Here’s something that works for me that you haven’t mentioned.

    When it comes to changing my appliance, I use the hollister adhesive spray to help me attach the wafer to my skin. I find that it creates a better seal, reduces leaks, and increases the average useful life of the appliance from 3 days to 5 days.

    I begin with the same steps that you describe. However, in the “Optional – Barrior Products” step, I will lie down and then carefully apply a thin coat of the spray adhesive only to the skin around the stoma that will be covered by the wafer. I then will wait one or two minutes for the adhesive to become a little tacky. I find that fanning the area with a piece of paper or the appliance to be used helps the adhesive start to set-up/become tacky. After that, I just apply the appliance similar to the steps you describe.

    I have used the spray adhesive with both Hollister and Coloplast appliances and find it works well with both.

    Upon removal of the appliance, I find the clean-up the same whether I use the adhesive or not. It has never been a problem.

    My only caveats are not to spray too thick a coat and only spray on the area of the skin to be covered by the wafer. If I spray too thick a coat it tends to run off the side of my stomach, but this is easily wiped off with a paper towel or towelette. Also, a thicker coat will take longer to set-up/dry. If I spray an area wider than the wafer, after I apply the appliance the bag portion tends to stick to my skin. Again, any excess is easily wiped off and not an issue once dried.

    I’m not sure if this is for everyone, but as an active ostomate, this additional step has been beneficial for me.

    Thanks,

    Bret

  3. Hi. Thanks so much for you wonderful video. My husband is 61 and just found out he has bladder cancer. He starts chemo next week for 4 treatments in 6wks. Then wait 1mth, surgery to remove bladder and prostate. Right now his anxiety level is very high and not sleeping. Got him some Zanex. I’ve been doing all the looking on line to help prepare him. I have found websites that offer belts to wear over the bag. StelthBelt is one. What is your opinion? I noticed your wedding ring. You are so young. Has having your prostate out affected your sexual activity? You know, I don’t really care, I’m just grateful he is by my side. Did you have any kind of counseling when you had this done? Thanks for listening. Yvonne Brodzinski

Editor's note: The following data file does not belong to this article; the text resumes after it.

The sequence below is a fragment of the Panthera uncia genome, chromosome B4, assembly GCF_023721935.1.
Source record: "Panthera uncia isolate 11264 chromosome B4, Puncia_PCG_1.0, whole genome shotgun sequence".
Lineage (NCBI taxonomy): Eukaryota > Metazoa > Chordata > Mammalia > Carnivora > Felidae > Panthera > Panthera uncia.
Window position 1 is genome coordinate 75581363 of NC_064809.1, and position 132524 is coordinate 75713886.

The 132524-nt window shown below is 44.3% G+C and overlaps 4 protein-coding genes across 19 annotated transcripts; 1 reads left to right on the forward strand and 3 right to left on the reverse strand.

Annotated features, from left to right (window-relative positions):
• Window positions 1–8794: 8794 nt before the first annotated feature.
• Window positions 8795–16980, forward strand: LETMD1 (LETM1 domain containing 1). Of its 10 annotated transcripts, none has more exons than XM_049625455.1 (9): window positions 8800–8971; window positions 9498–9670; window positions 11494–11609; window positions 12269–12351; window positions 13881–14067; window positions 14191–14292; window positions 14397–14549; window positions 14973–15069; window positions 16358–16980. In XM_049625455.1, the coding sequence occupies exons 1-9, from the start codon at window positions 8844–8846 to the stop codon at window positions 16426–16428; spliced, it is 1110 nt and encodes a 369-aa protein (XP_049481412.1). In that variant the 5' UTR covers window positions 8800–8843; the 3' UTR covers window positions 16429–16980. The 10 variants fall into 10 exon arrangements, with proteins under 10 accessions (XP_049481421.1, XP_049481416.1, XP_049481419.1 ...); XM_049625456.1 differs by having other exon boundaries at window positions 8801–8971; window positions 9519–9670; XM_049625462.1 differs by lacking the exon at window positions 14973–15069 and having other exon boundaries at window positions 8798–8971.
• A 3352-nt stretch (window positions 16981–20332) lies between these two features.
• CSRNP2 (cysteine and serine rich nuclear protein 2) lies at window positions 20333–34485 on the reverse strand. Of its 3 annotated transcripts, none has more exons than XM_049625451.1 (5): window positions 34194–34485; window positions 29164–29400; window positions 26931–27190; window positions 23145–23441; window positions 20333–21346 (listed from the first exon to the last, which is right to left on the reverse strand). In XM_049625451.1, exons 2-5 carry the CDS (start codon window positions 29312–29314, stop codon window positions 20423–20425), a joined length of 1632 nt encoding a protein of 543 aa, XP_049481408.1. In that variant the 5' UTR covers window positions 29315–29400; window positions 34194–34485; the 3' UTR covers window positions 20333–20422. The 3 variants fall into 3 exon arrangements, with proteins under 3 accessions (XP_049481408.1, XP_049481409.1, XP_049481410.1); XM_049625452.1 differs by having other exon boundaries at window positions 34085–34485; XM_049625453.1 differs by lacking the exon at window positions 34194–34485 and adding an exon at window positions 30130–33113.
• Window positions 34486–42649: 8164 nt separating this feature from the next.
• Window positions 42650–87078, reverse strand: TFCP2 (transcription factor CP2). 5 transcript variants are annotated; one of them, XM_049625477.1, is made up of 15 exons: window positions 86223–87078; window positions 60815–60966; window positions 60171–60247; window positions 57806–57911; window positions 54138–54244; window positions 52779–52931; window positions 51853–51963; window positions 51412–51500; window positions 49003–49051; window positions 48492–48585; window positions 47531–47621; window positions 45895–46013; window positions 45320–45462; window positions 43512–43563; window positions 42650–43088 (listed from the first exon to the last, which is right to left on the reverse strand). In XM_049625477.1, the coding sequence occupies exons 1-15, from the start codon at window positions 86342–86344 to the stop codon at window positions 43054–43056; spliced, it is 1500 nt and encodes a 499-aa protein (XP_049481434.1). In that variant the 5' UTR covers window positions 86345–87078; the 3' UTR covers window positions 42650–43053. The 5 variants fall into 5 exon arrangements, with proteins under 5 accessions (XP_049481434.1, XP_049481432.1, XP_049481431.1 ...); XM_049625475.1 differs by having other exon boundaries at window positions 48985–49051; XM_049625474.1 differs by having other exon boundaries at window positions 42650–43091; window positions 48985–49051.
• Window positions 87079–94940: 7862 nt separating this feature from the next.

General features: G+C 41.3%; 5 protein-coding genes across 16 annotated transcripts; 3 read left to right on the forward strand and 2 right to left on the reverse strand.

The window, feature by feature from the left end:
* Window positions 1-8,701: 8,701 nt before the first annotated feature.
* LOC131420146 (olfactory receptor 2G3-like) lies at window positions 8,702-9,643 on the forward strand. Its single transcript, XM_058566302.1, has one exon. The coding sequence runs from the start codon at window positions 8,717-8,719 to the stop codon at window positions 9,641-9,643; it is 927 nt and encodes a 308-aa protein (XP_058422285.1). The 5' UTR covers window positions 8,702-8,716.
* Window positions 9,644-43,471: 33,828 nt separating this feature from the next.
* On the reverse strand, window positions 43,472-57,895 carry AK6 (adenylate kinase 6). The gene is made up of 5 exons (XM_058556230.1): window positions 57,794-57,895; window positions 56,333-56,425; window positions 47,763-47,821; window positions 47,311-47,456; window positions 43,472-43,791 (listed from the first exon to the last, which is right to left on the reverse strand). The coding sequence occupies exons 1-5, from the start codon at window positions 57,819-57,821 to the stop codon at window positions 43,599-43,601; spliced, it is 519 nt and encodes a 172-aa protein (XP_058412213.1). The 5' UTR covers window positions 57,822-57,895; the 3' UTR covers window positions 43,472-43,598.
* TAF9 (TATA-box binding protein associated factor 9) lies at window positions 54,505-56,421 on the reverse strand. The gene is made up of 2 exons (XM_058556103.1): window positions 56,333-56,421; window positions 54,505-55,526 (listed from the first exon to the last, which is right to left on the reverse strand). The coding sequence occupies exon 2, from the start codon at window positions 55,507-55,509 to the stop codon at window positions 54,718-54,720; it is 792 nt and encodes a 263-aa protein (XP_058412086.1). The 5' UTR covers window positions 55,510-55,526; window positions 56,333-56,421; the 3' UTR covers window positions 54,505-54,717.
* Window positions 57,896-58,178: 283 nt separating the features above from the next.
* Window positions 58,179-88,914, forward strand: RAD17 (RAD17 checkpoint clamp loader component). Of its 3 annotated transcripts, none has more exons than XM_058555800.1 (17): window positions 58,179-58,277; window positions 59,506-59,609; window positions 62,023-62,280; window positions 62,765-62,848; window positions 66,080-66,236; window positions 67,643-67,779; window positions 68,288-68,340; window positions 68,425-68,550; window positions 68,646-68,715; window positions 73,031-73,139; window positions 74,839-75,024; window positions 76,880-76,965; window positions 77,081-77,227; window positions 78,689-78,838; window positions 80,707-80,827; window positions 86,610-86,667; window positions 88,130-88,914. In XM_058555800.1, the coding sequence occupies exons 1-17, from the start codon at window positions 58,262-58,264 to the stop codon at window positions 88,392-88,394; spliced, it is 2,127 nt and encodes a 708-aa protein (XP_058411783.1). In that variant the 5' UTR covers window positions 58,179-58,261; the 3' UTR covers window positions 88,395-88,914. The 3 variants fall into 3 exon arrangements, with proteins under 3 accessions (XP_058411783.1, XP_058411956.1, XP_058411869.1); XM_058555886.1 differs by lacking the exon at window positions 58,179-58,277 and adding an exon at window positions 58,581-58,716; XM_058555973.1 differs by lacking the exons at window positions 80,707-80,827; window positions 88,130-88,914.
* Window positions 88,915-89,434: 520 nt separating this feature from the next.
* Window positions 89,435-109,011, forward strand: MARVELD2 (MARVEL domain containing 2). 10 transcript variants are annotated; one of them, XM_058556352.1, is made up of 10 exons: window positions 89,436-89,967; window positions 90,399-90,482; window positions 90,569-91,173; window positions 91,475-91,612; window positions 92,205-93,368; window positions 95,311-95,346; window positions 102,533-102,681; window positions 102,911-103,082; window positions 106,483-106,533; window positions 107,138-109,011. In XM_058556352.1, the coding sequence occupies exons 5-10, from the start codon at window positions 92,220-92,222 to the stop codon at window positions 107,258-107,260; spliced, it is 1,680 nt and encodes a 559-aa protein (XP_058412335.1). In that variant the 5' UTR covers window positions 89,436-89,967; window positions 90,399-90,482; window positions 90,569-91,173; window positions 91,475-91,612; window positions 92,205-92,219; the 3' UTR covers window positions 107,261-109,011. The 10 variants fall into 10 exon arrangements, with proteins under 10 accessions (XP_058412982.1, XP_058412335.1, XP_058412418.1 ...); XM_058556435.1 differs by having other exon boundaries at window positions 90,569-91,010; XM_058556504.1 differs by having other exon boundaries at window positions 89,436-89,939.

• Hi Yvonne, I wish your husband all the best with his treatment.

      I still have my prostate, but my colon, rectum and anus were removed last year. I did not experience any issues with having sex, getting/maintaining an erection or having an orgasm, although the risk was there due to the nerves around the areas that needed to be cut. His surgeon should be able to give you more insight about that.

      I do use the StealthBelt and have reviewed it here: https://www.veganostomy.ca/2013/10/stealth-belt-review.html

      If you do get one, my suggestion would be to wait until he’s healed and in case there’s any weight loss/gain that happens during the time the belt is being made. I ordered mine when I was underweight and it’s getting tight now (time to get a larger one!), but it works well.

      Take care, and please let me know if you have any other questions.

      Eric